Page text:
In Russia and Central Asia, UN Women has joined national governments and non-governmental partners, the International Organization for Migration and the World Bank in a programme aimed at improving the living conditions of families of migrant workers. It helps them gain skills and seek better livelihoods.
One strategy the programme uses is to aid migrant families in establishing self-help groups. By September 2011, Tajikistan had 178 groups involving 1,049 people. Members learn basic business tasks, and about gender and legal issues that will help them protect their rights. Besides Russia and Tajikistan, the programme also operates in the Kyrgyz Republic and Kazakhstan.
One group in Tajikistan, called Sitora, is among those that have started a small business. Members come from different walks of life — one is a teacher, another a bookkeeper. But they all are looking for ways to generate extra income.
During summer time, they preserve pickles, tomatoes, strawberries, apricots and other produce from local farms, and sell them in the winter. The service ensures a steady local supply of fruits and vegetables.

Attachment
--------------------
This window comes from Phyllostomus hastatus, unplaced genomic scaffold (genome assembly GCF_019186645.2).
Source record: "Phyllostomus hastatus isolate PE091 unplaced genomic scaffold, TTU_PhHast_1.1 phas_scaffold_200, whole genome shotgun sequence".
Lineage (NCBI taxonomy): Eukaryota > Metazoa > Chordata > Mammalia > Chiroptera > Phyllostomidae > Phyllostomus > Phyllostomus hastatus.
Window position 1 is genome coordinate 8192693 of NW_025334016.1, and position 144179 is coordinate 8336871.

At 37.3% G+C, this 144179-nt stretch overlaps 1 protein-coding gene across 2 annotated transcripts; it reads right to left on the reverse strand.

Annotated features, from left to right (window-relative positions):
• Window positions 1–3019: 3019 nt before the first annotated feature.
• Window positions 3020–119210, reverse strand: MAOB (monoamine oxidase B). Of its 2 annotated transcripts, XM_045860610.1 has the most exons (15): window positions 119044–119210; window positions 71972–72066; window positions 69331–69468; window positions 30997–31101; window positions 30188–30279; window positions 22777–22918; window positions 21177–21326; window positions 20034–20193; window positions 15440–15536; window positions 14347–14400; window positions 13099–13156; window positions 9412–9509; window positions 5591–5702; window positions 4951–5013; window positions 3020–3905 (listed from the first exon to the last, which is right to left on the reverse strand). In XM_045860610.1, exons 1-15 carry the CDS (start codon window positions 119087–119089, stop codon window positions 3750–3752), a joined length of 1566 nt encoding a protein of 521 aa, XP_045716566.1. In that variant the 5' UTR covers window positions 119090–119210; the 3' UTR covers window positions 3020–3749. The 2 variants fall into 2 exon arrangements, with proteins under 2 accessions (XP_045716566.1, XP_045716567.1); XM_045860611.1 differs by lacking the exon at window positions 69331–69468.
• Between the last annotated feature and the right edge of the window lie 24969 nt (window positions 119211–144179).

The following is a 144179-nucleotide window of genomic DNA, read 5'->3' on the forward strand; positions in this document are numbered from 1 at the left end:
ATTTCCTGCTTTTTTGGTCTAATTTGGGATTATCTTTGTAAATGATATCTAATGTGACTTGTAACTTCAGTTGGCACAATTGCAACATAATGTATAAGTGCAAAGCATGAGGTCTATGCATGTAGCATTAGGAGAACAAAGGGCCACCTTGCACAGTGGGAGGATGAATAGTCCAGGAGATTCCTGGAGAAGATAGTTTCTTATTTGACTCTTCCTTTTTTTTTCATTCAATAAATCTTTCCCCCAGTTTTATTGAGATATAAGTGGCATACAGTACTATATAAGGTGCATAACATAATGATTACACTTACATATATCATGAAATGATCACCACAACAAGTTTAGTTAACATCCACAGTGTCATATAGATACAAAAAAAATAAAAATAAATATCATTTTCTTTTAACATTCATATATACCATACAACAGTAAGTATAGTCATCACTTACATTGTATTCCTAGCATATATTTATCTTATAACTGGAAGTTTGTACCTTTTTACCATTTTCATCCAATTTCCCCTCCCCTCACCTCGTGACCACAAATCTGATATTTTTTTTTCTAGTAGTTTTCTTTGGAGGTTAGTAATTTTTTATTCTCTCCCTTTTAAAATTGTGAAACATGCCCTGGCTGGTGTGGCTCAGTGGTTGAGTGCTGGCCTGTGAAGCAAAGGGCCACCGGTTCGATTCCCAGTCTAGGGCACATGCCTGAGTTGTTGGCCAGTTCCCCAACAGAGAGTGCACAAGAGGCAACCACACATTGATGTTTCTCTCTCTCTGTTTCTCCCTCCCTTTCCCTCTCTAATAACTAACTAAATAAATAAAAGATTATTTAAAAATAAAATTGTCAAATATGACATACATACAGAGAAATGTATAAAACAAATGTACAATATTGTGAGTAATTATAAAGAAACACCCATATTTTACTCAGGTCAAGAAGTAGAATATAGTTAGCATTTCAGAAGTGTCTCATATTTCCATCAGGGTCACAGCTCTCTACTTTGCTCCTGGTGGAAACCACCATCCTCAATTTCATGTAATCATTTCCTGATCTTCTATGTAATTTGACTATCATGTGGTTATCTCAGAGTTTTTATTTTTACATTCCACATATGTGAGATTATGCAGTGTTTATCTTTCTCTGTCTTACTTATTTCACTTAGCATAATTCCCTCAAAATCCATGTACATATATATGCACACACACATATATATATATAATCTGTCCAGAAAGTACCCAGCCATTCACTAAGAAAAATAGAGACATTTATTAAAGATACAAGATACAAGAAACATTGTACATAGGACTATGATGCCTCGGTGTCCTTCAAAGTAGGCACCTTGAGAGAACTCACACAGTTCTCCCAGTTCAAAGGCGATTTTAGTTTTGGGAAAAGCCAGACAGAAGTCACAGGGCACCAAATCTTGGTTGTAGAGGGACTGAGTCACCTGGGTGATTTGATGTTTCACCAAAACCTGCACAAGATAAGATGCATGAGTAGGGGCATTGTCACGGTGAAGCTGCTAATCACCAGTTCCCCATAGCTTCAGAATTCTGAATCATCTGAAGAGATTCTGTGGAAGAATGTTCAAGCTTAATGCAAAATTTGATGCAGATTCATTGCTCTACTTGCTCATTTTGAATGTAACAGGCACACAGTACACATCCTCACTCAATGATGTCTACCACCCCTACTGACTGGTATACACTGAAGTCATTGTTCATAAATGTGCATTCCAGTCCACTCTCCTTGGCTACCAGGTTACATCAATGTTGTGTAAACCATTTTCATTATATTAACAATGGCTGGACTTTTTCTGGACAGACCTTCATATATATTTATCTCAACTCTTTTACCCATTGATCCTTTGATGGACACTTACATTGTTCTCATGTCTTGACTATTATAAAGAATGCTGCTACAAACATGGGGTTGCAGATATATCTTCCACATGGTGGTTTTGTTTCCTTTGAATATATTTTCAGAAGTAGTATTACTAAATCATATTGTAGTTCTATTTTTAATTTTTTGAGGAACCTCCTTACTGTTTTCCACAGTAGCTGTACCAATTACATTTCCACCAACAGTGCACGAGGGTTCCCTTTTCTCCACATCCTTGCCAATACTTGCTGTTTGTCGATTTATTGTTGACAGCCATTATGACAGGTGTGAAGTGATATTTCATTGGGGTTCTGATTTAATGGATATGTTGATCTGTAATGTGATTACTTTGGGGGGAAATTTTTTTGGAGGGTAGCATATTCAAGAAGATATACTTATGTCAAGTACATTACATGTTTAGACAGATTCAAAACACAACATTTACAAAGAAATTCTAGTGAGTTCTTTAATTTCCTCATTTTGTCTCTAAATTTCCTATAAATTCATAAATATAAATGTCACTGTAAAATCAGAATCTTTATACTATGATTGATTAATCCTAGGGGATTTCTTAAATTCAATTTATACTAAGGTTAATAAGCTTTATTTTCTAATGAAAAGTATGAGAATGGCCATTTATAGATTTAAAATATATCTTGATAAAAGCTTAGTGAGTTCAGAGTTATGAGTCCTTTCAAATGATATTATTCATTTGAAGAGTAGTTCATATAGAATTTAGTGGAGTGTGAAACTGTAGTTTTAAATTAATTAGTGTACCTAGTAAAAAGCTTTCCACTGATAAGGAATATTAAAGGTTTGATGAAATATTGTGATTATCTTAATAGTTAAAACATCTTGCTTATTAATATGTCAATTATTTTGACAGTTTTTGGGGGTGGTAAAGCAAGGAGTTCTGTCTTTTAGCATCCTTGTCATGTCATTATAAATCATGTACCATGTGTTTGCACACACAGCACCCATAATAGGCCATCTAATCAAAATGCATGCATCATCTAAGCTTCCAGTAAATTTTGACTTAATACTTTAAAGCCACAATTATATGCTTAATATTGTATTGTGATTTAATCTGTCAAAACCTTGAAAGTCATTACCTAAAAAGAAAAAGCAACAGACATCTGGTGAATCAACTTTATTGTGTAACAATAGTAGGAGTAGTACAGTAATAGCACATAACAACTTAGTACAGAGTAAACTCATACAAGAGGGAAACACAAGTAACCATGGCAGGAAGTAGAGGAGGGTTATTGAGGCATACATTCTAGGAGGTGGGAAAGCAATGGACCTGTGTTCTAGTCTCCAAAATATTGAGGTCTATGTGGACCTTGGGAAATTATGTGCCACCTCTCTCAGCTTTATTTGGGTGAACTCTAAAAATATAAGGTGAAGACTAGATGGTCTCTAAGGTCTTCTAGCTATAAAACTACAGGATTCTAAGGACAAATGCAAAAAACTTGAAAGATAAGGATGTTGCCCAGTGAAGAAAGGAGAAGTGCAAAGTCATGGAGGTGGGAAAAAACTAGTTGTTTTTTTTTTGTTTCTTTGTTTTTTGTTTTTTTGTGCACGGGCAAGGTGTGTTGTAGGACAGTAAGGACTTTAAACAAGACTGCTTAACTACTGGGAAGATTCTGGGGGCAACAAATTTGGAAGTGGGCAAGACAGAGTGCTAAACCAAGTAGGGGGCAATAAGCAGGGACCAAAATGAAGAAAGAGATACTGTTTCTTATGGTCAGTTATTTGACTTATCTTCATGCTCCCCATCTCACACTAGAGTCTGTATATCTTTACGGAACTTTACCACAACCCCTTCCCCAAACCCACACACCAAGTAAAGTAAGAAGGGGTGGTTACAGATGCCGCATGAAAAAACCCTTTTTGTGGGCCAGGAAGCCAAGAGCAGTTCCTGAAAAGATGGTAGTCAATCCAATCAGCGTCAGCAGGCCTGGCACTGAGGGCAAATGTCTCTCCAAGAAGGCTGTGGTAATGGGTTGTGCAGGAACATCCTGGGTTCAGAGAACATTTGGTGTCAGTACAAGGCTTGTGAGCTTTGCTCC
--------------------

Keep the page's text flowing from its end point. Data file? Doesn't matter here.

“Now everything is continually available and prices are not very high,” says Matluba, the head of the group.
“I sell during winter time when my husband arrives from labour migration from Russia,” she adds, pointing out that this is when the family income usually falls off. Money received from selling is shared between group members.
She and others say the formation of self-help groups like Sitora is a useful tool not only for income generation, but also for social networking between migrants’ families.